Using Behavioral Science Interventions to Increase Program Participation and Outcomes
Examines behavioral interventions, the theories behind them, and details of how they are implemented in fields related to employment and training.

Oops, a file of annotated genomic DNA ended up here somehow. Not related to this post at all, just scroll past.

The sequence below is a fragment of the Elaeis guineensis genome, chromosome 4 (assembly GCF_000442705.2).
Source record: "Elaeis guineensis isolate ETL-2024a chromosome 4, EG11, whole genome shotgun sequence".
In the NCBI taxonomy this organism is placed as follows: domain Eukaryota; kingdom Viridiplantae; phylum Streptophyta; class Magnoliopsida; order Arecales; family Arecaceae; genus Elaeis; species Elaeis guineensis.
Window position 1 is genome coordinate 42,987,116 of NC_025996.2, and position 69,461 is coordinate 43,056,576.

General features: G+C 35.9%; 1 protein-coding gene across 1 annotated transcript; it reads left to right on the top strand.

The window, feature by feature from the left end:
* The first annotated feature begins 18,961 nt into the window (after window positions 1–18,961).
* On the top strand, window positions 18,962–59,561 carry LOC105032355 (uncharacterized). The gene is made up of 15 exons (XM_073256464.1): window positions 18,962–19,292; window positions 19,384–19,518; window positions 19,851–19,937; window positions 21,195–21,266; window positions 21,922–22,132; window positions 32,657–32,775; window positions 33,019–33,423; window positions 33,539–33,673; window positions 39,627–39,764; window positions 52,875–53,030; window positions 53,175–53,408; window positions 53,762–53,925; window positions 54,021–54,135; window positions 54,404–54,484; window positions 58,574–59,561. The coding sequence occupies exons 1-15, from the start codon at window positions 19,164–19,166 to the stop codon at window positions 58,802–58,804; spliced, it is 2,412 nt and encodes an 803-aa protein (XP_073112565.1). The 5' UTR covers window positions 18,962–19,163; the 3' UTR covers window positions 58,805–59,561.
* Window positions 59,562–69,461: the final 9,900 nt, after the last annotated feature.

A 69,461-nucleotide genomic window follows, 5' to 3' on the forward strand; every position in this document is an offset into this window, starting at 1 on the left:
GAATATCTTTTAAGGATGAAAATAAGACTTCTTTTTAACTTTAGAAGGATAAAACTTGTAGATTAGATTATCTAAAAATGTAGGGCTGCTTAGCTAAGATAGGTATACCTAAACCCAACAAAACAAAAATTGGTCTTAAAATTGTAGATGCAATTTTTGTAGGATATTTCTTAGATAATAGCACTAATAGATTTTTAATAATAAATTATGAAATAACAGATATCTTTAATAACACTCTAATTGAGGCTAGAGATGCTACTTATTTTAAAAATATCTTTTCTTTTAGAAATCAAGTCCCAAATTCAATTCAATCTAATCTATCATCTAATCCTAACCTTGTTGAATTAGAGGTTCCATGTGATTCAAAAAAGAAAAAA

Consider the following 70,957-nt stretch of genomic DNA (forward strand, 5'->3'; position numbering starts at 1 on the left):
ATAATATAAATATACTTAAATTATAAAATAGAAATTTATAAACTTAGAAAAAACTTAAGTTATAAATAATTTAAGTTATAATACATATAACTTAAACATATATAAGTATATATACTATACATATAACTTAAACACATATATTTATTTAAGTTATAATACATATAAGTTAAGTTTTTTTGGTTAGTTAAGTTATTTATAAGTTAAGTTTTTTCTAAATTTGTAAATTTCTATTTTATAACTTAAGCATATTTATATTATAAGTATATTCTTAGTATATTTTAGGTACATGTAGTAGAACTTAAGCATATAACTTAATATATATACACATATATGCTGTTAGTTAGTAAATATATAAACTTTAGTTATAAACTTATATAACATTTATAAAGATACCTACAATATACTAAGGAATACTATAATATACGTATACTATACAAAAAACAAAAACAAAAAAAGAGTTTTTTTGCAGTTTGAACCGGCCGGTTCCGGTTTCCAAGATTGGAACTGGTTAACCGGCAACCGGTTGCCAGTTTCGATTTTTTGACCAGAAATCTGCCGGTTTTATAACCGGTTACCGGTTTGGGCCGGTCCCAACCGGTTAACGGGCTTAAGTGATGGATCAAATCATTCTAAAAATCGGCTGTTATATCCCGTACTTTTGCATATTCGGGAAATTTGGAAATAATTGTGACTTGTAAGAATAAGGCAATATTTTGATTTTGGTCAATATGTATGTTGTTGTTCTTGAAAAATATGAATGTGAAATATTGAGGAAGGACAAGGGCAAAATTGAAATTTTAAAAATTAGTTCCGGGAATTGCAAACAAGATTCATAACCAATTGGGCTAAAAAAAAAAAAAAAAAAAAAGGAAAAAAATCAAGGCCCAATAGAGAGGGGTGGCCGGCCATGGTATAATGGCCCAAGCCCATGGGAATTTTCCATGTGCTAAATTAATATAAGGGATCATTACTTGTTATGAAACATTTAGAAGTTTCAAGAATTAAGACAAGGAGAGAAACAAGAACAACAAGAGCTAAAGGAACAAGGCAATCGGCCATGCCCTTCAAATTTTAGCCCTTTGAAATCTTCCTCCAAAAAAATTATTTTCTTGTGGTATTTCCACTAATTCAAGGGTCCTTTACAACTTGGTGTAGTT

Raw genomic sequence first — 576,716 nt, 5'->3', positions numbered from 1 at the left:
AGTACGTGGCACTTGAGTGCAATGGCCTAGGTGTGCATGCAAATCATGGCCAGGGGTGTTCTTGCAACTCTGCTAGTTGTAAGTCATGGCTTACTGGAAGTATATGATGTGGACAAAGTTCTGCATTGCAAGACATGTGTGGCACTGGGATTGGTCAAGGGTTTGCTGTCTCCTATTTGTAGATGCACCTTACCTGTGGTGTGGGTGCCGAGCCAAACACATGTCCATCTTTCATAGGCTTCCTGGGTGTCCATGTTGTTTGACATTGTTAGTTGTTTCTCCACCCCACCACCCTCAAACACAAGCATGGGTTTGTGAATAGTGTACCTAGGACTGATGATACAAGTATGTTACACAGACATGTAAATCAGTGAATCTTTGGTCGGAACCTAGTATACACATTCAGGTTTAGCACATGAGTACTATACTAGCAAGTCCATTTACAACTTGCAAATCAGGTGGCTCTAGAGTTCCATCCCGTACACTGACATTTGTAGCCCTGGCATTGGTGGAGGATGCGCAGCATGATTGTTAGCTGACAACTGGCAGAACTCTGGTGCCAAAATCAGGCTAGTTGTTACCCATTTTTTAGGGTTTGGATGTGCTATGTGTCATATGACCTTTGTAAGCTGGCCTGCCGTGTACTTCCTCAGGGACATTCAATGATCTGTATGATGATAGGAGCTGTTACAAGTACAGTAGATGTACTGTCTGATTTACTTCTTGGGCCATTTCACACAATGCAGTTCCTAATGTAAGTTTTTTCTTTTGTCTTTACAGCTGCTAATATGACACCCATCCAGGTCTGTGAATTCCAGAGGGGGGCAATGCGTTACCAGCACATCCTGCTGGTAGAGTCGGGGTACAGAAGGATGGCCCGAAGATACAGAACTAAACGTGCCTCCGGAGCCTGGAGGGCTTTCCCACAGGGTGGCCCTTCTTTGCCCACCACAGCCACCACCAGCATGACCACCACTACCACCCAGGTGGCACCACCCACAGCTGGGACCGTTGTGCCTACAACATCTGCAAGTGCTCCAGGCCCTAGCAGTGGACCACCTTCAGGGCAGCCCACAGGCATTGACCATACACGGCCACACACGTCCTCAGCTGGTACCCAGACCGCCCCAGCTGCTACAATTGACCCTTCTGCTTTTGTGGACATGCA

Behavioral economists have made a convincing case that sometimes small changes, such as more precisely targeted and informative messaging, can make a big difference. These programmatic changes range from automatic enrollment, simplification of processes, or changes in messaging, and are meant to affect individual behavior in an effort to guide individuals to successful outcomes. Research suggests the introduction of thoughtful, targeted communication to participants at risk of disengaging with programs may increase engagement and engagement and eventual outcomes. Following initial design and implementation, these interventions tend to be cost effective and require minimal administrative effort. This presentation, by Heldrich Center researcher Stephanie Holcomb, looks at the various types of behavioral interventions, the theories behind them, and details of how they are implemented in fields related to employment and training.